Note: While you can install a Windows VM from a Windows Host, you will need a separate product key for each Windows VM to use the Windows VM past the evaluation period.

Give the VM an appropriate name.
You can always rename the VM later, but the initial name will set the folder name the VM is stored under.

Expert Mode shows all the screens at once while Guided splits the screens into multiple steps.
Click Next

Choose an amount of memory to be reserved for the VM from the Host.  Most OSs can run ok with 2048MB aka 2GB of memory.  If you have more memory and this is the only VM you will run at a time, you can allocate more memory.  But the memory allocated to the VM will no longer be available to the Host. Usually leaving more memory for the Host will keep your computer running smoothly.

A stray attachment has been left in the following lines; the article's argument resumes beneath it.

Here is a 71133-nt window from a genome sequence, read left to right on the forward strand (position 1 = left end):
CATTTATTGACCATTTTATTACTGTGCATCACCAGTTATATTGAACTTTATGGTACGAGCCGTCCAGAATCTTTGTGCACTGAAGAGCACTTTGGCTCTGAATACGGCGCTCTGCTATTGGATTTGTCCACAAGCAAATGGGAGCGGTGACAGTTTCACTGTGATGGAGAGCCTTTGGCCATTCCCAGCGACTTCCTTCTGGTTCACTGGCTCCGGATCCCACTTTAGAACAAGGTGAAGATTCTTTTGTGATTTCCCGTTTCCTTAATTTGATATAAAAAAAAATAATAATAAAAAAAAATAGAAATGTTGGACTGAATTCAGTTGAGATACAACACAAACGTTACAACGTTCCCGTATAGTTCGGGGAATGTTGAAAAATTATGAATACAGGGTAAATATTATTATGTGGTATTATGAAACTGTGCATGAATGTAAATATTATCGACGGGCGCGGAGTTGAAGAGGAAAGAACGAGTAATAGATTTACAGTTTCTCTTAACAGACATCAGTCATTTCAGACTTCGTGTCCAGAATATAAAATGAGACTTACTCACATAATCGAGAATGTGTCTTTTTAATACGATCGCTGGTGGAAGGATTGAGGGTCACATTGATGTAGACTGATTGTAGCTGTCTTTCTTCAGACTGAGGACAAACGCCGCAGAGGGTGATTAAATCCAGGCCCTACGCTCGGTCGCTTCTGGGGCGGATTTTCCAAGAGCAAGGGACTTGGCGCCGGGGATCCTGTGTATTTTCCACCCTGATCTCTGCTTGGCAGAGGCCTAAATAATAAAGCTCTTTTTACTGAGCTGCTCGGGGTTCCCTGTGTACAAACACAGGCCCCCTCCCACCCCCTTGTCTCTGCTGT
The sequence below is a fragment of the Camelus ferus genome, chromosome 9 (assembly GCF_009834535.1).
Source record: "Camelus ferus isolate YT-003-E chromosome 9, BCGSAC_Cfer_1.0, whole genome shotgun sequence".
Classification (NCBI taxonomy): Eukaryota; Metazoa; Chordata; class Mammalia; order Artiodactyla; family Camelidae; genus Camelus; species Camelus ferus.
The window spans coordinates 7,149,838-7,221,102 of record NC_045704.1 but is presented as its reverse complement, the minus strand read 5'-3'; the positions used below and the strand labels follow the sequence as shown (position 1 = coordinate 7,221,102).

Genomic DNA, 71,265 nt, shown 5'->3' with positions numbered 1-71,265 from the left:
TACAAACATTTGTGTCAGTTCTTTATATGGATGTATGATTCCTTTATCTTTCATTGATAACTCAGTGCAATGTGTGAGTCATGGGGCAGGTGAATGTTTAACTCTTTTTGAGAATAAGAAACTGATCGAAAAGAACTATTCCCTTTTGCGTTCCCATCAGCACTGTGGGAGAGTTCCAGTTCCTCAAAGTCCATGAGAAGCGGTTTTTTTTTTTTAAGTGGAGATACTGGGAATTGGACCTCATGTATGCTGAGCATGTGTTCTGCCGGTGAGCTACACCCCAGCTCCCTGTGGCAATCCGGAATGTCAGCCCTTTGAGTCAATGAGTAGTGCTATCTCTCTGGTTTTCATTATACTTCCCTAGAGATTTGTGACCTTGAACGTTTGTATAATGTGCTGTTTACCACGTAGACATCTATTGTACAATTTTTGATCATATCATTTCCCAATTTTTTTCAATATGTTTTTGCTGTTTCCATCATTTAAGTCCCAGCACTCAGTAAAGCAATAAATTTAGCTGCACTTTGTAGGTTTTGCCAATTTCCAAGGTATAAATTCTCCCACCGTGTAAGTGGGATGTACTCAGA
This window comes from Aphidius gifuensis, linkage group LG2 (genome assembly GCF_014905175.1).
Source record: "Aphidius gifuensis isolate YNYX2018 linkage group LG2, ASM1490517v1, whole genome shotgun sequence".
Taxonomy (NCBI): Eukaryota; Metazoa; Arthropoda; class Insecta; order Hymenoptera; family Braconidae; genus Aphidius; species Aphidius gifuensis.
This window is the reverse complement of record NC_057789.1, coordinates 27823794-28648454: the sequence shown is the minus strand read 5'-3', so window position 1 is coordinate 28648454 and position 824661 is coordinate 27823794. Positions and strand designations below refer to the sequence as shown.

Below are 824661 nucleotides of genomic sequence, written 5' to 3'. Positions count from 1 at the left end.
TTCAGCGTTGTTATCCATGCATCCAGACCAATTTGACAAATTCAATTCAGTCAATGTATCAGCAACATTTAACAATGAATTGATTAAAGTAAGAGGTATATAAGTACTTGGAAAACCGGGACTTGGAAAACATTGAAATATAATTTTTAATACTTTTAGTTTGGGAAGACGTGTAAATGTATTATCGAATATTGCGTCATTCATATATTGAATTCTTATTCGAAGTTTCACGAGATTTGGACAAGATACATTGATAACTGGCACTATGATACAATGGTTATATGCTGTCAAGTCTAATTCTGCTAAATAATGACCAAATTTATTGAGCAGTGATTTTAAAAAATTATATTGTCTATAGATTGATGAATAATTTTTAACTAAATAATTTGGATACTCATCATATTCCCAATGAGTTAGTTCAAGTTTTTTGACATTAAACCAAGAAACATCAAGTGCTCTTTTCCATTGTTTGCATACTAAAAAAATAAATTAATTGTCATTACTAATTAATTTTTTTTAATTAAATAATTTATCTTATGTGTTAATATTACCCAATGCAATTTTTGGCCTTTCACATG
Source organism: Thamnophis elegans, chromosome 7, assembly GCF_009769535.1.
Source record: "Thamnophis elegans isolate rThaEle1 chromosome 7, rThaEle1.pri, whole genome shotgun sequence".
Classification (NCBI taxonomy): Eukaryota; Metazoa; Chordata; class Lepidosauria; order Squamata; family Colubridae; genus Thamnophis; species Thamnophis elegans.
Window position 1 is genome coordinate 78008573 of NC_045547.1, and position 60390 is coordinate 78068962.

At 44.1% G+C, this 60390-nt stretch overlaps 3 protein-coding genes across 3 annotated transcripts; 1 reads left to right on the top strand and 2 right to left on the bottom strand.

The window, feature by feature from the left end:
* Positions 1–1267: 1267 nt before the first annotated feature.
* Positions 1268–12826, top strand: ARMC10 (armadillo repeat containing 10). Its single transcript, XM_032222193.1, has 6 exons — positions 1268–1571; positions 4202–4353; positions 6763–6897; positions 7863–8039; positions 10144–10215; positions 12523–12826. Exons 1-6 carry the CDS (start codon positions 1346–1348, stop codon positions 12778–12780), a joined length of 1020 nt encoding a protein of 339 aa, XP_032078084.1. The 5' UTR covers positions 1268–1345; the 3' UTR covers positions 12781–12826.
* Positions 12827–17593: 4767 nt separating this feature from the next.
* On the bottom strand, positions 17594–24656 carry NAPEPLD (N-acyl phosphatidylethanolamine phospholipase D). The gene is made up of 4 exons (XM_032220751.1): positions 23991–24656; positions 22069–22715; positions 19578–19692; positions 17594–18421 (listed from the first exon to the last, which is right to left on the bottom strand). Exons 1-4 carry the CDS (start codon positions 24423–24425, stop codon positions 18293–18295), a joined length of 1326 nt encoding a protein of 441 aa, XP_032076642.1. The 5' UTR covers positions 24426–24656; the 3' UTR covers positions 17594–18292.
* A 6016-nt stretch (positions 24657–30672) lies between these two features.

Next create a virtual hard disk for the VM. The default of 10GB is often enough, but you can adjust the size later. 

Choose the hard disk file type.  Keeping the default VDI is fine.
  • VDI is the native format of VirtualBox
  • VMDK is developed by and for VMWare, but other virtualization software also support it
  • VHD is the native format of Microsoft Virtual PC

Choose how the storage is allocated. Keeping the default Dynamically allocated is fine, which will conserve disk space.


Verify the location to store the VM and disk space to allocate.

Change the default of 10GB to 20GB as OSs may use about 4GB to 6GB diskspace